April 6 marks the deadline to be able to pick your exhibitor location at the 2015 SEMA Show, and while you can try and modify your booth…
We already covered the big lesson from Progressive’s May investor webcast: The insurer’s own data set has so far proven that safety technology cuts crash volume, which will be bad news for the collision repairs of the future. But there are a few other messages collision repairers should note as well.
Progressive likes what it’s doing with claims — and service centers
“Claims is actually in very good shape,” Progressive CEO Glenn Renwick said, though he didn’t elaborate further except to indicate some minor tinkering would still continue.
He said that the insurer was happy with its performance on claims quality, cost, customer satisfaction and work environment.
“We are really very solid on all of those fronts,” he said.
So don’t look for big changes in how Progressive does business with shops. On the other hand, perhaps there’s some comfort in that Progressive doesn’t see claims as something deserving a cost-cutting crackdown.
In terms of all Progressive auto expenses, personal lines Chief Operating Officer Tricia Griffith said “we continue to be very pleased with our progress on cost structure.”
She pointed out that expenses as part of the loss ratio had fallen 1.7 points in the past five years despite all that advertising the company had pumped into the marketplace.
In terms of adjustment expenses for auto losses, Griffith said the company has shaved off two points from its ratio in the past decade. That might have extended beyond cracking down on fraudulent policyholders and bill-padding repairers to affect honest customers and body shops.
Also on the claims subject, collision repairers who’ve alleged “steering” or have other concerns about direct repair program auto body shops should take note of the fact that Progressive really likes its claims-handling service centers.
Renwick said the company is now putting 25 percent of physical damage claims through service centers, which he said help cut incremental costs.
“The service centers take out the friction costs in claims. Reducing the day’s rental by even basis points matters. Reducing the rework situations that happen matters. And the service center is our best response to that.”
How to raise rates
GEICO and Allstate received attention recently for planning to raise rates because of increased expenses, which we snarkily pointed out was a perfect argument to throw back at an insurer balking at higher aluminum labor rates to recoup equipment costs.
Progressive’s rate strategy seems to be more gradual, using the “pull the bandage off slowly” approach over the “tear it off” method to keep customers from leaving from the pain.
“Three 1 percent changes are better than one 3 percent change,” Renwick described his philosophy, following the observation that in the past he’s had to give the “awkward” Progressive “took a half a step back on retention” because of rate changes.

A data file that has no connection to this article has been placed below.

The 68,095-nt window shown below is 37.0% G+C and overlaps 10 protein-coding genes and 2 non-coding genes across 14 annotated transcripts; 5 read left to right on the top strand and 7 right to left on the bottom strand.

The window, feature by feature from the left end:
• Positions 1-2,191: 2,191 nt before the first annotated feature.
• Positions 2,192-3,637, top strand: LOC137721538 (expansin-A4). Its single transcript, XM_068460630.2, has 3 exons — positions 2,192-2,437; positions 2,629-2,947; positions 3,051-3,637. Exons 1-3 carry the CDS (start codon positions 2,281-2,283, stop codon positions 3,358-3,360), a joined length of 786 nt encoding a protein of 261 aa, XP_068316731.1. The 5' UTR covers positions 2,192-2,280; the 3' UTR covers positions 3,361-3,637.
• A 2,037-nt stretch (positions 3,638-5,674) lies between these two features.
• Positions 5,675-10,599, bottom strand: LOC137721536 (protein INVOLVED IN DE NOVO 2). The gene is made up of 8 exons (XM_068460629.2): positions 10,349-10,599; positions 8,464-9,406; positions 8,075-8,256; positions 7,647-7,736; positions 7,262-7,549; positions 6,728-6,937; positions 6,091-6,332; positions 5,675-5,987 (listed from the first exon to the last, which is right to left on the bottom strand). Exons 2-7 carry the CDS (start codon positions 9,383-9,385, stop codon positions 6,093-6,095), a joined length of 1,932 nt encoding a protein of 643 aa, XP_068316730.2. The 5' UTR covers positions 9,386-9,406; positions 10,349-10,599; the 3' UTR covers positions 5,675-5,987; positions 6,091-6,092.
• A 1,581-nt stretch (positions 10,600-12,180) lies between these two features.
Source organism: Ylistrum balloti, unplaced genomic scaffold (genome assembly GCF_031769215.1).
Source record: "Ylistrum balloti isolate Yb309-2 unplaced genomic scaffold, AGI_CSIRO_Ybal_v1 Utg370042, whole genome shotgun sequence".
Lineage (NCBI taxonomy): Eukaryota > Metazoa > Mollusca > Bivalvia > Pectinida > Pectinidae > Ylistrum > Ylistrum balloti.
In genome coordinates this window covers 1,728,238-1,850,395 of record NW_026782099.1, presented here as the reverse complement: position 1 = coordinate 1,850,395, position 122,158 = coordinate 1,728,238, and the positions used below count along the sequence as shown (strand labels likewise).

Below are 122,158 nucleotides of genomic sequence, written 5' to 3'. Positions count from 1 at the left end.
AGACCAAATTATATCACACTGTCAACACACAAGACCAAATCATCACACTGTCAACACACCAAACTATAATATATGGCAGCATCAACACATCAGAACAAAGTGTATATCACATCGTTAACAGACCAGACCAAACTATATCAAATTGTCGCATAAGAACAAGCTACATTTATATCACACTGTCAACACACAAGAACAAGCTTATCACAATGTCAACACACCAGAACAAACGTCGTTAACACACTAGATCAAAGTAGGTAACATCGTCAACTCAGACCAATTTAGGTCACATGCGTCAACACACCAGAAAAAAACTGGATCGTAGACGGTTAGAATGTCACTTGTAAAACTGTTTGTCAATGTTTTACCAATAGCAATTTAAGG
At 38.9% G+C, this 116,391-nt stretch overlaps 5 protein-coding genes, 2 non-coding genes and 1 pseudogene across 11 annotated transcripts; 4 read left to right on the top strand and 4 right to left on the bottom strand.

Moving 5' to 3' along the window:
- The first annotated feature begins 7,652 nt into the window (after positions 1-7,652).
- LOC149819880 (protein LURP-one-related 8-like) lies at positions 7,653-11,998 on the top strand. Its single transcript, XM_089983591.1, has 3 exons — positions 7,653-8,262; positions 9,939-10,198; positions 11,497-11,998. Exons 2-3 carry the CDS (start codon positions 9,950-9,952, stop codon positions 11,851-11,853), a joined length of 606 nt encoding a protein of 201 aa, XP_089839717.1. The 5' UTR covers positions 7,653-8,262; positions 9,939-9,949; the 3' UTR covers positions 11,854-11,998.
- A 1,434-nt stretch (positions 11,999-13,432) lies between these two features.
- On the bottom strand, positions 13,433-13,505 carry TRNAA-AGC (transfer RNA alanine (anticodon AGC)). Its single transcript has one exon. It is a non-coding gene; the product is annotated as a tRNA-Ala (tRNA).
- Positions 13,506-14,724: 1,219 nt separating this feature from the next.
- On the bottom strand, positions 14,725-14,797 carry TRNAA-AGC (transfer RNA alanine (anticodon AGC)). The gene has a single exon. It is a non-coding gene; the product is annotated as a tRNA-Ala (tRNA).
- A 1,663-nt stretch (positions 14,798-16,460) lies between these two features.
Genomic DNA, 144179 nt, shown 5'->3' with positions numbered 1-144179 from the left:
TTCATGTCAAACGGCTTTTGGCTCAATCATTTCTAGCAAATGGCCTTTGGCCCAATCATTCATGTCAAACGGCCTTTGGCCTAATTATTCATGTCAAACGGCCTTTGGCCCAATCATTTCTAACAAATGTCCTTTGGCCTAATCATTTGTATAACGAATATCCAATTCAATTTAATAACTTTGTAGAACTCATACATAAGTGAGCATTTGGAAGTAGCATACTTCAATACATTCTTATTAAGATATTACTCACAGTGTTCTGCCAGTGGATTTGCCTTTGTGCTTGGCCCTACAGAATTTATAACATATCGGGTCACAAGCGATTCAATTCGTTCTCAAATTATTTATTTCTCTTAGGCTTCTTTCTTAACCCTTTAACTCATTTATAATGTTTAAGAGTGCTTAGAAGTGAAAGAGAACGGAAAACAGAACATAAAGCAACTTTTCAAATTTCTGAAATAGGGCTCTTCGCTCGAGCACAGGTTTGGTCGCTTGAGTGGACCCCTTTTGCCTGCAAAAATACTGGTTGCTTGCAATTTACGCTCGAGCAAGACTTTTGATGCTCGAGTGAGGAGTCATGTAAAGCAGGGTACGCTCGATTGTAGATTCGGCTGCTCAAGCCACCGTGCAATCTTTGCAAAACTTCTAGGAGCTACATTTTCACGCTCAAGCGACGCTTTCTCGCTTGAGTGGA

Griffith later elaborated on that with regards to retaining a hypothetical “Robinson” family. Focus groups had shown minor rate adjustments to be acceptable.
“They want stable rates,” she said. “It doesn’t mean you can’t tweak them a little bit. They get that. But they don’t want to have that rate shock.”
That could be a more palatable way to charge higher rates for insurers or the public in general — or just something to keep an eye out for from your suppliers and other vendors.
Renwick also mentioned the idea of Progressive changing rates frequently to adjust to trends the insurer had seen, an interesting concept that makes sense when you consider that goods change price frequently — so why not more services?
Progressive really likes Snapshot
“I couldn’t be happier with that,” Renwick said of the driving monitoring device. “… It’s even more powerful as a rating variable than we originally thought.”
CFO John Sauerland also seemed positively giddy about what Progressive can do with its driver data. We wouldn’t be surprised if Progressive is the first to make telematics mandatory for all insured whose vehicles can accept such gadgets.
Customers seem to like it as well, according to Renwick, who called it “clearly, something that is starting to gain serious traction in the market.”
What increasing Snapshot usage (whether mandatory or by consumer demand) will end up meaning for repairers is unclear.
Likely some kind of rate shakeup will happen as “good” and “bad” drivers are better distinguished. That could involve the former obtaining lower rates that prompt them to consider optional collision and comprehensive insurance or the latter receiving higher rates, prompting them to shed anything but mandated liability.
The next step of Snapshot could involve obtaining greater diagnostic data, which could cause headaches for repairers if the situation shown by Progressive’s “black box” to a remote adjuster doesn’t match the damage a repairer can physically see on the vehicle.
Quite frankly, we’re not entirely sure what insurance telematics will mean for repairers in the future. But it bears watching.
Featured image: Progressive personal lines Chief Operating Officer Tricia Griffith said focus groups had shown gradual minor rate increases to be more acceptable than “rate shock.” (Screenshot from video at www.progressive.com)